Chinese rocket’s ‘massive’ splashdown in the Atlantic is biggest since 1991, says Harvard astrophysicist
- A leftover piece of the Chinese
Long March 5Brocket entered Earth’s atmosphere on May 11, splashing down over the Atlantic Ocean.
- According to Harvard astrophysicist Jonathan Mc Dowell, it’s the largest piece of debris to make an uncontrolled return to Earth.
- The Long March 5B is China’s new rocket that it used to lest its prototype crew capsule for human spaceflight sometime scheduled for 2022.
It’s the biggest piece of
The CZ-5B-Y1 core stage is in a 155 x 366 km orbit, and is expected to reenter around May 11. At 17.8 tonnes, it is… https://t.co/d7AbLJnuBU— Jonathan McDowell (@planet4589) 1588874985000
The Long March 5B rocket is a brand-new rocket that China launched on May 5 to test the durability of its prototype crew capsule. It was a milestone in its goal towards eventually launching astronauts into space in 2022.
The core stage of the rocket made its way back to Earth after orbiting the planet for 68-hours on May 8. Whatever didn’t burn up in the atmosphere, splashed into the Atlantic late last night.
#18SPCS has confirmed the reentry of the CZ-5B R/B (#45601, 2020-027C) at 08:33 PDT on 11 May, over the Atlantic Oc… https://t.co/teHLlKXu1k— 18 SPCS (@18SPCS) 1589216548000
Even though the space debris was massive, there haven’t been eye witness reports of the rocket streaking through the sky or debris being found on land.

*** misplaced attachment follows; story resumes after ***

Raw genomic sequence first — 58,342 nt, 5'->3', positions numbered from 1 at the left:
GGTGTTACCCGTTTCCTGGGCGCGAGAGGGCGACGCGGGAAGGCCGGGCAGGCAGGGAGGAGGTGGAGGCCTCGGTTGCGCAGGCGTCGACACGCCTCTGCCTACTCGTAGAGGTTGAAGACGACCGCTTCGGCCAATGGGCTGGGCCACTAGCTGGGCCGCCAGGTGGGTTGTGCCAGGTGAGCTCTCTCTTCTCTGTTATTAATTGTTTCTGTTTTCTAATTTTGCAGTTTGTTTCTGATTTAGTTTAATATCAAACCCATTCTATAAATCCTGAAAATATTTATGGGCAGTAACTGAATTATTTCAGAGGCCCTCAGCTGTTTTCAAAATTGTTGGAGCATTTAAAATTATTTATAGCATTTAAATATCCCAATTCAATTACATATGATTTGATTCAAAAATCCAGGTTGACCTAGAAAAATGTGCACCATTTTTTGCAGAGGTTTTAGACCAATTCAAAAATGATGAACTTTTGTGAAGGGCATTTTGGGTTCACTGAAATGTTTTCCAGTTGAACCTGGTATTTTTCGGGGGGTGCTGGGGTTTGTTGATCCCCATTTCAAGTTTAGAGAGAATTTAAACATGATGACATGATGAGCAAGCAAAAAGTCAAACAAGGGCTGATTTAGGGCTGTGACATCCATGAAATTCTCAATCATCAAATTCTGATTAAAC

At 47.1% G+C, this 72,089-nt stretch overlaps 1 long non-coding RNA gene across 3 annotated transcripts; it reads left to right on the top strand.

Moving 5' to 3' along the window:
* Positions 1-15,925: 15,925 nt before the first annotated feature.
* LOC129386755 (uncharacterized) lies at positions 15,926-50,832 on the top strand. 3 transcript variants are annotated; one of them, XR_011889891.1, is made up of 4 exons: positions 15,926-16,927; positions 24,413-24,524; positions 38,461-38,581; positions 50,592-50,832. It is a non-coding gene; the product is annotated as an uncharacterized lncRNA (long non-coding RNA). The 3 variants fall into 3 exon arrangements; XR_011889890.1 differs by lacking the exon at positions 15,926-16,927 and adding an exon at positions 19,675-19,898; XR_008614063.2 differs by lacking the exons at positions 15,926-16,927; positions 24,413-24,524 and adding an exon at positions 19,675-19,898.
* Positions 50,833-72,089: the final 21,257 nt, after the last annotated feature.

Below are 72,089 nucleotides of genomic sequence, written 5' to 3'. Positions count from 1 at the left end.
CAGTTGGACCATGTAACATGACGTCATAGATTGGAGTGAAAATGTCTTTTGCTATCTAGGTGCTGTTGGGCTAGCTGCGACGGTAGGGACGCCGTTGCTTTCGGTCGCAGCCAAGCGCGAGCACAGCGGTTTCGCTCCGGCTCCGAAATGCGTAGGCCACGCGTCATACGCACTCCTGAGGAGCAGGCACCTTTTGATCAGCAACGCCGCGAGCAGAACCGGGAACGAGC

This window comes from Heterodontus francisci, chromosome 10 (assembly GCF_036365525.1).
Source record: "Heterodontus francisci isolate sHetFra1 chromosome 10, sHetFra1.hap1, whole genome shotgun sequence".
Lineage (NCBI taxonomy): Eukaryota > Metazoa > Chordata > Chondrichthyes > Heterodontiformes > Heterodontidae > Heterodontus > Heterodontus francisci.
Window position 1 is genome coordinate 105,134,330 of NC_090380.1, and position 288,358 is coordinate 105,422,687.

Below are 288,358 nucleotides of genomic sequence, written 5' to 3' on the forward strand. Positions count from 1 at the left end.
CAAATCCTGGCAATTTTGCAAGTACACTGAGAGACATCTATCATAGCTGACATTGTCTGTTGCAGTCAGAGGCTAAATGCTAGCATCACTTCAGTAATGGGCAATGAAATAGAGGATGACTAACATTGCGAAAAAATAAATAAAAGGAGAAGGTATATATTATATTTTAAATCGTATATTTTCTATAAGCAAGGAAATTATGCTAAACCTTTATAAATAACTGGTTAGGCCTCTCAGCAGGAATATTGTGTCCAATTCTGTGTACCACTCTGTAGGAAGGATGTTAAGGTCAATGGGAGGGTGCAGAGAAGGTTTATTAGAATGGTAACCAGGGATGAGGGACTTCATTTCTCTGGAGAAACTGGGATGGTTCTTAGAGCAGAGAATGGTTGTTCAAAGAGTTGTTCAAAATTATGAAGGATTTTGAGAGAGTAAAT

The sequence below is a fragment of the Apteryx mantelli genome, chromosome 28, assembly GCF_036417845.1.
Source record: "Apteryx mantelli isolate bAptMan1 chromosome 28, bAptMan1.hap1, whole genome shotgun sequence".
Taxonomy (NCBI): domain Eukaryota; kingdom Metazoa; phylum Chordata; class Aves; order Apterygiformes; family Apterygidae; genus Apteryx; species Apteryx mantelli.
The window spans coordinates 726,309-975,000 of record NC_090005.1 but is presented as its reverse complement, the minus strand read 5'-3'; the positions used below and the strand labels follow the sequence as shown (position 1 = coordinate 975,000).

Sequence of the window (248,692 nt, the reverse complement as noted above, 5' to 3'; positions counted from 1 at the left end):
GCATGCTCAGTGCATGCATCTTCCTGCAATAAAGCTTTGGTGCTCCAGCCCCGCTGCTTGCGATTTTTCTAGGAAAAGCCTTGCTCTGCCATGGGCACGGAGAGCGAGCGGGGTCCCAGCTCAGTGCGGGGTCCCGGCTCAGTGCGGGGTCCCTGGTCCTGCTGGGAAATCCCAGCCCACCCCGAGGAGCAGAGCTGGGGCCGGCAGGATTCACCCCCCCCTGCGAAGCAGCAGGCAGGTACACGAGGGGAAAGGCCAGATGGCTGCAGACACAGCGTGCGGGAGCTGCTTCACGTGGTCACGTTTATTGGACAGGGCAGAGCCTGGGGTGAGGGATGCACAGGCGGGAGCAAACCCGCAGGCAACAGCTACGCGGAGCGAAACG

Rocket debris is complicated
Just yesterday, the upper stage of a Russian rocket disintegrated in space leaving at least 65 pieces of debris in Earth’s orbit. The Russian space agency, ROSCOSMOS, is still working out where the debris is headed or if its endangered any active satellites.
Larger rockets, like the Long March 5B, are normally equipped with means to steer the spacecraft as it makes its way back to the planet. However, that doesn’t seem to have been the case this time.
Uncontrolled rocket re-entries, on the other hand, are as easy to predict. The pieces are flying down at thousands of miles per hour and the rocket breaks up in the atmosphere, the resulting debris could spread for thousands of kilometres.
Even though the leftover pieces of Long March 5B were mostly over the Atlantic, there was a possibility that the debris could have hit Australian, US or even African landmasses.
Updated SpaceTrack reentry prediction for CZ-5B core stage: between 1330 UTC and 1730 UTC May 11. Orbit is 139 x 1… https://t.co/MlYGU03AXO— Jonathan McDowell (@planet4589) 1589204199000
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